ABSTRACT & COMMENTARY
ART for Life's Sake: The Profound affect of Antiretroviral Therapy on HIV in Africa
Antiretroviral therapy could save 28 million life-years by 2030
By Dean L. Winslow, MD, FACP, FIDSA
Clinical Professor of Medicine and Pediatrics Division of Infectious Diseases and Geographic Medicine, Stanford University School of Medicine, Associate Editor of Infectious Disease Alert
Dr. Winslow is a consultant for Siemens Diagnostic.
SYNOPSIS: Modeling was used to estimate the survival benefits of antiretroviral therapy in patients in South Africa initiating antiretroviral therapy in 2004-2011. Survival benefits ranged from 9.3 to 10.2 life-years across 8 cohorts with a total population lifetime benefit of survival being 21.7 million life-years.
Sources:April MD, et al. The survival benefits of antiretroviral therapy in South Africa. J Infect Dis 2013;(published online Dec 34): 1-9.
Survival benefits in adults attributable to antiretroviral therapy (ART) initiated in South Africa since 2004 were quantified using the Cost-Effectiveness of Preventing AIDS Complications-International model (CEPAC) simulating 8 cohorts of HIV-infected patients initiating therapy each year 2004-2011. Model inputs included cohort-specific CD4+ count at ART initiation, 24 week ART suppressive efficacy (78%), limited second-line ART availability, 36 month retention in care (55%-71%). Lifetime per capita survival benefits ranged from 9.3-10.2 years across the 8 cohorts. Total population estimated lifetime survival benefit was 21.7 million life-years, of which 2.8 million life-years had been realized by December 2012. By 2030 with increased linkage to care and universal second-line ART 28.0 million life-years could be realized.
As many as 5.6 million patients in South Africa are estimated to be infected with HIV using UN Programme on HIV/AIDS (UNAIDS) data. AIDS-related deaths exceeded 200,000 per year since 2001, reflecting a huge burden of human suffering. Beginning in about 2004 programs such as the US President's Emergency Plan for AIDS Relief (PEPFAR), other multilateral funding, and philanthropic funding (Bill and Melinda Gates Foundation) began making ART a reality for patients throughout many countries in sub-Saharan Africa, including South Africa. The particular modeling used in this study likely results in conservative estimates of survival benefits of ART. The profound survival benefits become even more impressive over the next 16 years if expanded linkage to care and treatment and universal second-line ART is provided. The model does not take into consideration the benefits of ART on prevention of secondary transmission ("treatment as prevention"), the benefits of prevention of mother-to-child transmission, nor the benefits of ART in children. If these were considered, the survival benefit of ART would be even larger.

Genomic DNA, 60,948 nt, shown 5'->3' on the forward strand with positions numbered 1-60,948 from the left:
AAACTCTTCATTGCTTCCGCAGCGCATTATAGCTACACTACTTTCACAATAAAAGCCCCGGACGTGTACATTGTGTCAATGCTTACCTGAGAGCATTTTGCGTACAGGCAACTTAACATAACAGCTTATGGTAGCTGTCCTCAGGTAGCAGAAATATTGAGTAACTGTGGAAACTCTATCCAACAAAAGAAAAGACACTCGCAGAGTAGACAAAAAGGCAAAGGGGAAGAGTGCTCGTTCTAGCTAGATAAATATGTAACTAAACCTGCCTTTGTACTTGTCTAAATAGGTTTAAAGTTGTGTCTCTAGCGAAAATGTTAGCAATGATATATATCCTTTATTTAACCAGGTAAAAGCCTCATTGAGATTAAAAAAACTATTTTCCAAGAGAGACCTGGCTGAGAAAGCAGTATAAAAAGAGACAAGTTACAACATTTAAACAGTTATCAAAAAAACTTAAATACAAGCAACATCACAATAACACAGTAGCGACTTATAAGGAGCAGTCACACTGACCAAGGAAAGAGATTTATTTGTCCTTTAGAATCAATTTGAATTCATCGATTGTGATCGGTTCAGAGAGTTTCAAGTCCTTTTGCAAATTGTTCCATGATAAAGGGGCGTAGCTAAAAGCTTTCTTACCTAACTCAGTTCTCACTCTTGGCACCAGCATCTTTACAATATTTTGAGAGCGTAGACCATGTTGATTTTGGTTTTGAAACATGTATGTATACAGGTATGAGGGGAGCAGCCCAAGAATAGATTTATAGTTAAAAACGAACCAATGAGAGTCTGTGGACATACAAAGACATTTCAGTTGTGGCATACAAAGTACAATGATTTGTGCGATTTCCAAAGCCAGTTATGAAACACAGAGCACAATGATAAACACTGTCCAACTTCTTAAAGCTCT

In a related paper1, 12 focus countries in Africa (countries receiving the greatest US investments) were compared to 29 nonfocus countries. Tuberculosis incidence, prevalence, and mortality rates were estimated before and after PEPFAR's inception. The relative risk for developing TB, comparing those with and without HIV, was 22.5 for control and 20.0 for focus countries, showing that PEPFAR had a consistent and substantial effect on HIV and TB incidence in focus countries. This highlights the likely link between high levels of investment in HIV care and the effects on diseases such as TB.
- Lima VD, et al. Potential impact of the US President's Emergency Plan for AIDS Relief on the tuberculosis/HIV coepidemic in selected sub-Saharan African countries. J Infect Dis 2013; 208: 2075-84.